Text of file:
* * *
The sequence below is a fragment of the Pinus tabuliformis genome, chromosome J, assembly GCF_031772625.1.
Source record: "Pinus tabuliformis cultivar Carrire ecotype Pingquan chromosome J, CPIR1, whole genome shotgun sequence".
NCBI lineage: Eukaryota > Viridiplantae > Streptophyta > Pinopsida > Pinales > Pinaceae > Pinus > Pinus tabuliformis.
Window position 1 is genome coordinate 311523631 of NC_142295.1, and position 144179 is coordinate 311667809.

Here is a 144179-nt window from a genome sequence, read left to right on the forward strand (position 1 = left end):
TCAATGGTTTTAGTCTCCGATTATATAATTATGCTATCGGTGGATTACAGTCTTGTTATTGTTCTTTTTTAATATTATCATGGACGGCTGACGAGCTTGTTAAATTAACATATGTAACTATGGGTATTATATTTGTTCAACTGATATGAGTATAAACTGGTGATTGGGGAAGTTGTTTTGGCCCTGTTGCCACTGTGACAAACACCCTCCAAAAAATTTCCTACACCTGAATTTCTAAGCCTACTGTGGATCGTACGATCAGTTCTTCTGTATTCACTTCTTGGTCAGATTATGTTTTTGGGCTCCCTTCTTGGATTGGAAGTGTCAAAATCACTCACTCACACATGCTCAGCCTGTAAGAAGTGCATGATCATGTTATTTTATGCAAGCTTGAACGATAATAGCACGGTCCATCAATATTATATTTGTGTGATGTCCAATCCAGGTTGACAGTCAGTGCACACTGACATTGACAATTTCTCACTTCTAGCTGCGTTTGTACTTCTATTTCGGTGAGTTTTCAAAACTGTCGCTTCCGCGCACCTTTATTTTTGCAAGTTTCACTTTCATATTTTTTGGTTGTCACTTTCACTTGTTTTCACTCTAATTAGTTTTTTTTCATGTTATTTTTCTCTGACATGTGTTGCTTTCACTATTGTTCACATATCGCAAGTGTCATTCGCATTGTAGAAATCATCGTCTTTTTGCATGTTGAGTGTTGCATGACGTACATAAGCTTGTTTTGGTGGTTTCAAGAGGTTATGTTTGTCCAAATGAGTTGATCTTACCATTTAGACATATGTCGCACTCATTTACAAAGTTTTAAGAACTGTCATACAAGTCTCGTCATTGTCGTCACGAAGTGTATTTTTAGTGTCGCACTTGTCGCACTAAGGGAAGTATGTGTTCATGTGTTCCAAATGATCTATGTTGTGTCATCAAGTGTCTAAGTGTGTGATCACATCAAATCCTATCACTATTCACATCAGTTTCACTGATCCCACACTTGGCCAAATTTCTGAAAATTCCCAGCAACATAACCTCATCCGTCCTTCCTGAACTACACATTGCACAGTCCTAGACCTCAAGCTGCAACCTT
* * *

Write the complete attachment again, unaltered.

The sequence below is a fragment of the Pinus tabuliformis genome, chromosome J, assembly GCF_031772625.1.
Source record: "Pinus tabuliformis cultivar Carrire ecotype Pingquan chromosome J, CPIR1, whole genome shotgun sequence".
NCBI lineage: Eukaryota > Viridiplantae > Streptophyta > Pinopsida > Pinales > Pinaceae > Pinus > Pinus tabuliformis.
Window position 1 is genome coordinate 311523631 of NC_142295.1, and position 144179 is coordinate 311667809.

Here is a 144179-nt window from a genome sequence, read left to right on the forward strand (position 1 = left end):
TCAATGGTTTTAGTCTCCGATTATATAATTATGCTATCGGTGGATTACAGTCTTGTTATTGTTCTTTTTTAATATTATCATGGACGGCTGACGAGCTTGTTAAATTAACATATGTAACTATGGGTATTATATTTGTTCAACTGATATGAGTATAAACTGGTGATTGGGGAAGTTGTTTTGGCCCTGTTGCCACTGTGACAAACACCCTCCAAAAAATTTCCTACACCTGAATTTCTAAGCCTACTGTGGATCGTACGATCAGTTCTTCTGTATTCACTTCTTGGTCAGATTATGTTTTTGGGCTCCCTTCTTGGATTGGAAGTGTCAAAATCACTCACTCACACATGCTCAGCCTGTAAGAAGTGCATGATCATGTTATTTTATGCAAGCTTGAACGATAATAGCACGGTCCATCAATATTATATTTGTGTGATGTCCAATCCAGGTTGACAGTCAGTGCACACTGACATTGACAATTTCTCACTTCTAGCTGCGTTTGTACTTCTATTTCGGTGAGTTTTCAAAACTGTCGCTTCCGCGCACCTTTATTTTTGCAAGTTTCACTTTCATATTTTTTGGTTGTCACTTTCACTTGTTTTCACTCTAATTAGTTTTTTTTCATGTTATTTTTCTCTGACATGTGTTGCTTTCACTATTGTTCACATATCGCAAGTGTCATTCGCATTGTAGAAATCATCGTCTTTTTGCATGTTGAGTGTTGCATGACGTACATAAGCTTGTTTTGGTGGTTTCAAGAGGTTATGTTTGTCCAAATGAGTTGATCTTACCATTTAGACATATGTCGCACTCATTTACAAAGTTTTAAGAACTGTCATACAAGTCTCGTCATTGTCGTCACGAAGTGTATTTTTAGTGTCGCACTTGTCGCACTAAGGGAAGTATGTGTTCATGTGTTCCAAATGATCTATGTTGTGTCATCAAGTGTCTAAGTGTGTGATCACATCAAATCCTATCACTATTCACATCAGTTTCACTGATCCCACACTTGGCCAAATTTCTGAAAATTCCCAGCAACATAACCTCATCCGTCCTTCCTGAACTACACATTGCACAGTCCTAGACCTCAAGCTGCAACCTT